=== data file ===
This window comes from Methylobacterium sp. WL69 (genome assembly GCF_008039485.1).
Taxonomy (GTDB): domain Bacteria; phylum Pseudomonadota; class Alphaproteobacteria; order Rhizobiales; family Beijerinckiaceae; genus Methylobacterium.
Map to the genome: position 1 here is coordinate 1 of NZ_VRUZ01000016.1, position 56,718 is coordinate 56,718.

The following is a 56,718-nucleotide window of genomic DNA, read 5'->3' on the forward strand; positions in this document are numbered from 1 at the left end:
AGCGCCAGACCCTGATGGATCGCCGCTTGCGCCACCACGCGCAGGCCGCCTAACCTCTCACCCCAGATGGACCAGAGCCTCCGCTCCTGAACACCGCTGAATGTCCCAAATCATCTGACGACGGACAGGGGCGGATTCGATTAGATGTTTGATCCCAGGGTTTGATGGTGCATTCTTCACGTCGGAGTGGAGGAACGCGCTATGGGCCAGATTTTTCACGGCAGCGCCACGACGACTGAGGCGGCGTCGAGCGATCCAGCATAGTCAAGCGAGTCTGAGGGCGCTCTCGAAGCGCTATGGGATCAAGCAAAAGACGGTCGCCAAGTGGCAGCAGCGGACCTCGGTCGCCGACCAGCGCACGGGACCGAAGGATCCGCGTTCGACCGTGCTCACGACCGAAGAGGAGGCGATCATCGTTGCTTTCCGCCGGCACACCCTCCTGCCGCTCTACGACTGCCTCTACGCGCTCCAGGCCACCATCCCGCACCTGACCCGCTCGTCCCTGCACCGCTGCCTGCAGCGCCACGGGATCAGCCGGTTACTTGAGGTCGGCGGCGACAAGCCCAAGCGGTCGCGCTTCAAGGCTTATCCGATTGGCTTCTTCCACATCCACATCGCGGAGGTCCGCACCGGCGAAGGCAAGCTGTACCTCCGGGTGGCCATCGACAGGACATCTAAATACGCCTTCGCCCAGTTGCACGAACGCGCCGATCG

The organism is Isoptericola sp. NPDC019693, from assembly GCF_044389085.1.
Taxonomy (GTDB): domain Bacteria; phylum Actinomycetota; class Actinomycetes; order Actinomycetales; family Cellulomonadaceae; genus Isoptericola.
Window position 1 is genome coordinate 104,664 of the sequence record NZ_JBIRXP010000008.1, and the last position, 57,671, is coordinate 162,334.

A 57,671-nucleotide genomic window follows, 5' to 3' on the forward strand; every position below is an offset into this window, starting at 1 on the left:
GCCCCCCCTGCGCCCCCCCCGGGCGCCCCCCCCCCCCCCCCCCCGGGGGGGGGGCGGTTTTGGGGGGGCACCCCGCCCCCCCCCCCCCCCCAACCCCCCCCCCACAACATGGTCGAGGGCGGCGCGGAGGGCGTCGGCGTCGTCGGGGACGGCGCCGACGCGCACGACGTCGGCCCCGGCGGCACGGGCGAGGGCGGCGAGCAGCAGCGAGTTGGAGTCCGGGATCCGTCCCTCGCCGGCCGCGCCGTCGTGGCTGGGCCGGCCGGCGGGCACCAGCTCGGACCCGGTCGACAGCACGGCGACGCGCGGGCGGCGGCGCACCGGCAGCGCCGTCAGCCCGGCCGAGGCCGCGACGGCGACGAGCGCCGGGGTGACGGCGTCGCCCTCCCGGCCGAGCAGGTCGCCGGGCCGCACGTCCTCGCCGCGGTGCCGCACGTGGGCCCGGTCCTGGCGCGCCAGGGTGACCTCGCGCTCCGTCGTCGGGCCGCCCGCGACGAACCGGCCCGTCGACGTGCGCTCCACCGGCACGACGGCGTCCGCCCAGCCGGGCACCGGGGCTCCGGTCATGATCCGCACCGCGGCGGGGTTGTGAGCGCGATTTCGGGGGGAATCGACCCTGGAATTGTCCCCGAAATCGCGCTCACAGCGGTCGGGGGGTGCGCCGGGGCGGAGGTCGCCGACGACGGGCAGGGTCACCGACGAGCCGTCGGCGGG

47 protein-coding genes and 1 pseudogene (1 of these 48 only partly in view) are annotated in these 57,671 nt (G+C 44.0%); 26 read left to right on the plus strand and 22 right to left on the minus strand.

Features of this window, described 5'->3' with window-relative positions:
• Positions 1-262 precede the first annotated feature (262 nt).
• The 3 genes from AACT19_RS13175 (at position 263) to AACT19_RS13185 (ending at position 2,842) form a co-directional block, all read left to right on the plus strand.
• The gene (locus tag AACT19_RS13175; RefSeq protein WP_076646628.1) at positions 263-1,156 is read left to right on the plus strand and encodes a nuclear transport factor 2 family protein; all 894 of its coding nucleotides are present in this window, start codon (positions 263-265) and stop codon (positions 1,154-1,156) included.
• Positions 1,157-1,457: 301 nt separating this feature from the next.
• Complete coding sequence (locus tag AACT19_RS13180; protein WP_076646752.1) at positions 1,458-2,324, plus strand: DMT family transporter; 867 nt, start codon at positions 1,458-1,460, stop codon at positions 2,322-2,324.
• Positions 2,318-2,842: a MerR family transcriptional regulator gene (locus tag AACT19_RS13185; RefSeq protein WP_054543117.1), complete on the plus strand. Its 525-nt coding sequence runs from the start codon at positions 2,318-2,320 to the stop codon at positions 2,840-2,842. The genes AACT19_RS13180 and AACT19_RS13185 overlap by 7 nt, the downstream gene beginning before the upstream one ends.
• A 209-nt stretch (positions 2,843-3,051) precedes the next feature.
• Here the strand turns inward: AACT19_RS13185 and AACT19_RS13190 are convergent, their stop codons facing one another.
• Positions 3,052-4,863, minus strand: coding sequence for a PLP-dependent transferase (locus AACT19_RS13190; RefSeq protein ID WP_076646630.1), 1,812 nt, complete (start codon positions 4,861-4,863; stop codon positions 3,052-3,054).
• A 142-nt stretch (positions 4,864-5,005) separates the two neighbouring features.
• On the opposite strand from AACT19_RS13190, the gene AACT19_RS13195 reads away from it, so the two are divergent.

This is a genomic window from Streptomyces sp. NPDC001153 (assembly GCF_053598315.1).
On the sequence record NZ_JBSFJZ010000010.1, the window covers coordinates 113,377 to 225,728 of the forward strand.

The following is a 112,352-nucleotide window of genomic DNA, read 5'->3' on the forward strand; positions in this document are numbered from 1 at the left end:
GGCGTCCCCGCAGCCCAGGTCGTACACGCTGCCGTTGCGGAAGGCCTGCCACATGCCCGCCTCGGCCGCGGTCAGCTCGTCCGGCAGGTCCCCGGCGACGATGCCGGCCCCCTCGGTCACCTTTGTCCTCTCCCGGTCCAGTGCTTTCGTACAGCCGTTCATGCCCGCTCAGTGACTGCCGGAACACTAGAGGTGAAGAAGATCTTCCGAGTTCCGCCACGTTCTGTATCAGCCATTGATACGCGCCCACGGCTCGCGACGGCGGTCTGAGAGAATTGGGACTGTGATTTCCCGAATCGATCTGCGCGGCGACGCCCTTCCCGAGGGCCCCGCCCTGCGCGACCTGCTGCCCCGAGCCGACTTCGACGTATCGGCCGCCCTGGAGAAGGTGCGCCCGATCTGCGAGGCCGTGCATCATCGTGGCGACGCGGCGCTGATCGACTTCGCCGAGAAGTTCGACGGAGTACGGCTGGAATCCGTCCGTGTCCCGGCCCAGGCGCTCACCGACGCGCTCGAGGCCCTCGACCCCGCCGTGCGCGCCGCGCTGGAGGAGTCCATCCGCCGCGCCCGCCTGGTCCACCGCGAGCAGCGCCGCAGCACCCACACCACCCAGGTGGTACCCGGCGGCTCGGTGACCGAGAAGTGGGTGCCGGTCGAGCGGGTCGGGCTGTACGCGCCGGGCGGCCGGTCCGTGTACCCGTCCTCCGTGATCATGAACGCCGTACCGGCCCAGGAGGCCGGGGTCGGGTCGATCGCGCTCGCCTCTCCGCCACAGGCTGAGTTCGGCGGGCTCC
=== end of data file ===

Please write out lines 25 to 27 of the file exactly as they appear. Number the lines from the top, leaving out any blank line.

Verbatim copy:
On the sequence record NZ_JBSFJZ010000010.1, the window covers coordinates 113,377 to 225,728 of the forward strand.

The following is a 112,352-nucleotide window of genomic DNA, read 5'->3' on the forward strand; positions in this document are numbered from 1 at the left end:
GGCGTCCCCGCAGCCCAGGTCGTACACGCTGCCGTTGCGGAAGGCCTGCCACATGCCCGCCTCGGCCGCGGTCAGCTCGTCCGGCAGGTCCCCGGCGACGATGCCGGCCCCCTCGGTCACCTTTGTCCTCTCCCGGTCCAGTGCTTTCGTACAGCCGTTCATGCCCGCTCAGTGACTGCCGGAACACTAGAGGTGAAGAAGATCTTCCGAGTTCCGCCACGTTCTGTATCAGCCATTGATACGCGCCCACGGCTCGCGACGGCGGTCTGAGAGAATTGGGACTGTGATTTCCCGAATCGATCTGCGCGGCGACGCCCTTCCCGAGGGCCCCGCCCTGCGCGACCTGCTGCCCCGAGCCGACTTCGACGTATCGGCCGCCCTGGAGAAGGTGCGCCCGATCTGCGAGGCCGTGCATCATCGTGGCGACGCGGCGCTGATCGACTTCGCCGAGAAGTTCGACGGAGTACGGCTGGAATCCGTCCGTGTCCCGGCCCAGGCGCTCACCGACGCGCTCGAGGCCCTCGACCCCGCCGTGCGCGCCGCGCTGGAGGAGTCCATCCGCCGCGCCCGCCTGGTCCACCGCGAGCAGCGCCGCAGCACCCACACCACCCAGGTGGTACCCGGCGGCTCGGTGACCGAGAAGTGGGTGCCGGTCGAGCGGGTCGGGCTGTACGCGCCGGGCGGCCGGTCCGTGTACCCGTCCTCCGTGATCATGAACGCCGTACCGGCCCAGGAGGCCGGGGTCGGGTCGATCGCGCTCGCCTCTCCGCCACAGGCTGAGTTCGGCGGGCTCC